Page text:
United States post office implements cross channel marketing strategy to promote every door direct mail service.
Recently we have been getting many calls from the local business owners inquiring about the new every door direct mail or (E.D.D.M.) program offered through the United States Postal Service. The exciting thing about this phenomenon is not the details of the E.D.D.M. program itself (which is excellent and you can learn about here.) but the sharp increase of inquires that we have been receiving at the print shop, which is even better.
The truth is Every Door Direct Mail has been around for a while. In March of 2011, I attended one of the first educational seminars on E.D.D.M. in Connecticut. And at that point, there was quite a bit of marketing collateral associated with the program, including video tutorials of the E.D.D.M. web tool and industry-tailored marketing templates; we only got the one for commercial printers, of course.
I remember being slightly confused when I saw a commercial on television promoting the “If it fits it ships” campaign and nothing on Every Door Direct Mail; until recently. And now, as the calls are coming in, I realize that I am a participant in one of the most modern cross-channel marketing campaigns, and it is worth paying attention to.
Three main ingredients went into developing the robust infrastructure that supports the program.
The first is the training.
There may be some points of contention considering the postal service has done a terrible job of training their desk clerks, but that is another story.
They certainly did a fabulous job holding multiple training events on E.D.D.M. in Connecticut, inviting the industry leaders like mail houses and commercial printers to attend and learn the dynamics of the program; as I mentioned before, this training began over a year ago. So over the last year, the postal service has been developing an “outside sales force,” if you will, armed with the knowledge of a great new tool; of course, these new partners are going to tell all their clients about it. So naturally, this created quite a buzz for printers and advertising agencies alike. Everyone wanted to be the first one to tell all their clients.
The second ingredient is one tool that the post office would be foolish not to use; the mail, of course.
Probably beginning in the autumn of last year, the post office has been mailing a well-designed marketing piece to businesses that explain how every door direct mail could work for their business with examples and testimonials from other users.
The third ingredient has been the television & radio spots recently aired.
They are fun, informative segments that illustrate the benefits and ease of the E.D.D.M. program to prospective users. Most importantly, the message carries the authority of the United States Post Office, Certainly, a trusted resource when it comes to the mail.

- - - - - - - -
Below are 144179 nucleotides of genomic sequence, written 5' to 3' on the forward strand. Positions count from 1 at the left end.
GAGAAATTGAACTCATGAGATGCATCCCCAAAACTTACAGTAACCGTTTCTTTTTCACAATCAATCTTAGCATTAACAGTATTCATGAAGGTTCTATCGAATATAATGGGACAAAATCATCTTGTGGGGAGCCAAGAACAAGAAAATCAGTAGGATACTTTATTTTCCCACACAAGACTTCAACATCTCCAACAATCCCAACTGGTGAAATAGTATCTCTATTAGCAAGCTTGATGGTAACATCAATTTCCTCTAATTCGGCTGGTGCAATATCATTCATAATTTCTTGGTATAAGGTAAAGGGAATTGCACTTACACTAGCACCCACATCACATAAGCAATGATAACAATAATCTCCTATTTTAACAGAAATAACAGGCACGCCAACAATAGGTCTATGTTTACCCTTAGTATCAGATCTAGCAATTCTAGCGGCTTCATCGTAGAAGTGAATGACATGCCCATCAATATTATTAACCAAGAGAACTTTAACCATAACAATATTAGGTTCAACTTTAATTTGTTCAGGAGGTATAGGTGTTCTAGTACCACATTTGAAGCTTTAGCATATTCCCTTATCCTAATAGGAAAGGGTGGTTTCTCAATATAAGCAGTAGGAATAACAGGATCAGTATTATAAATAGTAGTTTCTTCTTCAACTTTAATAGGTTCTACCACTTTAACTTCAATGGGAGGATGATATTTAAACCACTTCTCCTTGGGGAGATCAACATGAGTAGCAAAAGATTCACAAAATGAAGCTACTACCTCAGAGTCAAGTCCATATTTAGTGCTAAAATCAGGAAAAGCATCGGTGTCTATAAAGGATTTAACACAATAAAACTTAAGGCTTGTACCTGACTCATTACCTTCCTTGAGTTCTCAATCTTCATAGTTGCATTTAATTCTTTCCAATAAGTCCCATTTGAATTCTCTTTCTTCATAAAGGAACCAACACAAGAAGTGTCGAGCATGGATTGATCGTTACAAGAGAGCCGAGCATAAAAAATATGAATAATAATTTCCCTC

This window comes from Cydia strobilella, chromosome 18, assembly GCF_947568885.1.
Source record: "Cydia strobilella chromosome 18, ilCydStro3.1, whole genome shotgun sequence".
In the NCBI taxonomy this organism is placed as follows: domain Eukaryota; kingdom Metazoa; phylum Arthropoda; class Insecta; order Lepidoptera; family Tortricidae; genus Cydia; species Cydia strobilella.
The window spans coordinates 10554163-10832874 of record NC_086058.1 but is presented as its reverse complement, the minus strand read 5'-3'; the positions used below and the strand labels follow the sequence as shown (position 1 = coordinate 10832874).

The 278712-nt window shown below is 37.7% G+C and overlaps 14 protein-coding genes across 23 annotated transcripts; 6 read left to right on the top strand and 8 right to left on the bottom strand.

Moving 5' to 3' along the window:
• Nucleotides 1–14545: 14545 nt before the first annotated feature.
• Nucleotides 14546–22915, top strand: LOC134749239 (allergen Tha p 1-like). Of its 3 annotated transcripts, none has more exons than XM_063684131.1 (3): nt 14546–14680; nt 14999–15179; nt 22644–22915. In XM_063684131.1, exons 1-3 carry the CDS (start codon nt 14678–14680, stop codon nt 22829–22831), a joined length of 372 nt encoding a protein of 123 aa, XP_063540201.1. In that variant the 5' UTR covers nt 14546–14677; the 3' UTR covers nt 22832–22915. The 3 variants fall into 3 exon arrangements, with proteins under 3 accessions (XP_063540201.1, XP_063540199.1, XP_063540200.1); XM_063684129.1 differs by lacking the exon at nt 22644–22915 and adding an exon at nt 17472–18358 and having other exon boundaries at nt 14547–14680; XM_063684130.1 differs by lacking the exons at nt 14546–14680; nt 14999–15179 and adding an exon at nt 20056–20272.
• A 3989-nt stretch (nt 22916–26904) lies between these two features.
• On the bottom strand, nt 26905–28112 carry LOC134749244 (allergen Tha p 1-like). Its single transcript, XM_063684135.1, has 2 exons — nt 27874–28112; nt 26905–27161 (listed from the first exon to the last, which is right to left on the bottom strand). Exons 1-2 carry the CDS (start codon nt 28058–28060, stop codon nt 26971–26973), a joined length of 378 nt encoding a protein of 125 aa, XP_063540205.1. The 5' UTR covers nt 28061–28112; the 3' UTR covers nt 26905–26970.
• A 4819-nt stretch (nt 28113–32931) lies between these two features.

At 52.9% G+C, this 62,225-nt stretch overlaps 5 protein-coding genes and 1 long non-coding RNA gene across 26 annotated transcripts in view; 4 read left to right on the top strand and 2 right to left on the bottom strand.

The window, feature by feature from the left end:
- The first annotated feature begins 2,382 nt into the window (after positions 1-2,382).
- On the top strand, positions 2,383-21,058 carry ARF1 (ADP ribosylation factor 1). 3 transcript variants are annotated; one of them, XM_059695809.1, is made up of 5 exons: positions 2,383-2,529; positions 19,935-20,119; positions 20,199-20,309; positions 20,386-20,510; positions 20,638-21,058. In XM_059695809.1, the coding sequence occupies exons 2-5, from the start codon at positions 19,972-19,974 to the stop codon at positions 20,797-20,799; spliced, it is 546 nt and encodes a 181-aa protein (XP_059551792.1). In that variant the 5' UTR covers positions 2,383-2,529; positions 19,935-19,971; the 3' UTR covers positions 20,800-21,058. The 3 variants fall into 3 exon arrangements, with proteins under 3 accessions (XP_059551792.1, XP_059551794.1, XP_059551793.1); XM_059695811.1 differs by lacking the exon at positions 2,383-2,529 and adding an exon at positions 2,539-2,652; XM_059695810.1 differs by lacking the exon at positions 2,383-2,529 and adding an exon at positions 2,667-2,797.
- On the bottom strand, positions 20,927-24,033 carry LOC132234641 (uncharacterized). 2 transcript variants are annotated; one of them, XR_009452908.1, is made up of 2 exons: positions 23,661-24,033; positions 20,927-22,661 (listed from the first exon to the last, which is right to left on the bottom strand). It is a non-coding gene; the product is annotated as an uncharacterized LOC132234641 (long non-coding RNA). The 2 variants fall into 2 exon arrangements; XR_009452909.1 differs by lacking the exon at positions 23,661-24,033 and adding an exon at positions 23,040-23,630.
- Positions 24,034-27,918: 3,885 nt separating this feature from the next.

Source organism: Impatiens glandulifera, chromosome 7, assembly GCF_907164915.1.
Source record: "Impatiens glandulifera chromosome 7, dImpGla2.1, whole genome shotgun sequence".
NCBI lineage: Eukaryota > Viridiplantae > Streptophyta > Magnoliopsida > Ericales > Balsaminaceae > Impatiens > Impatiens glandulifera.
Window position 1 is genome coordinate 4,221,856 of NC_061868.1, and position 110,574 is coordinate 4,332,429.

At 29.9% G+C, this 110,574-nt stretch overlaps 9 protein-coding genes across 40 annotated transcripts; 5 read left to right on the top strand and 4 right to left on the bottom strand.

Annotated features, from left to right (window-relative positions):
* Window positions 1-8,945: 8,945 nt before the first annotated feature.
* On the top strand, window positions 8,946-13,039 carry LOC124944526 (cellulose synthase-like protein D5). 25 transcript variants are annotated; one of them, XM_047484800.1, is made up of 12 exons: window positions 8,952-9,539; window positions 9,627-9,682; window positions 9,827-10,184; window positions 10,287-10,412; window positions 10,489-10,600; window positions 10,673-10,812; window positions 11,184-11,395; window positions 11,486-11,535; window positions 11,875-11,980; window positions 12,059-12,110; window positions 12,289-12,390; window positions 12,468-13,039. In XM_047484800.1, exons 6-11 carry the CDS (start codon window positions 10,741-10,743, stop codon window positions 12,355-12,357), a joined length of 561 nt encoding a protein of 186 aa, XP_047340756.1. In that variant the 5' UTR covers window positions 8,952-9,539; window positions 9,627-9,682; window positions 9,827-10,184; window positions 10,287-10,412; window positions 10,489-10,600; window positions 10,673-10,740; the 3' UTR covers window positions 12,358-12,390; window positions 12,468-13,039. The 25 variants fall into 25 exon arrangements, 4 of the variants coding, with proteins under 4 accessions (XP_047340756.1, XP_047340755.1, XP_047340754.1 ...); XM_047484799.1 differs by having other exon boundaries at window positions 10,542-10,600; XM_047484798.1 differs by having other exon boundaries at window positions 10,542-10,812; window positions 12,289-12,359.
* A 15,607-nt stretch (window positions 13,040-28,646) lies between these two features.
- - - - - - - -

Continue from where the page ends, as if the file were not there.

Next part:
Three unique mediums, word of mouth, direct mail, and television/ radio working harmoniously to generate more counter sales at the post office. They built partnerships with the industries that would naturally inform their established client base. Trained these industries to fulfill properly and then launched a simultaneous radio/television and direct mail campaign.
Reinforcement is where I see many campaigns fail miserably. Fortunately, the E.D.D.M. campaign appears to be heavily reinforced with marketing collateral. Aside from providing their partners with co-branded material, they have posters at the office and tear-away sheets on a bright green pad at every clerk station. Interested prospects can go online or call to request an information packet sent to them via mail (of course). In addition, they are have been creating a database of emails, physical addresses, and names of potential new customers for the post office to market to via email and direct mail.
This may be the first of many well-planned multi-channel strategies the post office uses to promote this service and maybe others. And it gives us an opportunity to exam the marketing strategies of one of the oldest organizations in the United States.
The lesson, pay attention to all the tools other businesses are utilizing in their campaigns. Don’t rely solely on your least expensive marketing medium. For example, the post office could have very easily done nothing but a direct mail campaign, but they didn’t. Instead, they held training seminars, developed partners, created a buzz, and used three advertising mediums and counting.
The bottom line is if you want your message or brand to be noticed by as many potential customers, you’ll need to be seen on multiple mediums and by various demographics.
By implementing a cross-channel marketing strategy, the post office generates sales for their partners and returns, generating sales for themselves.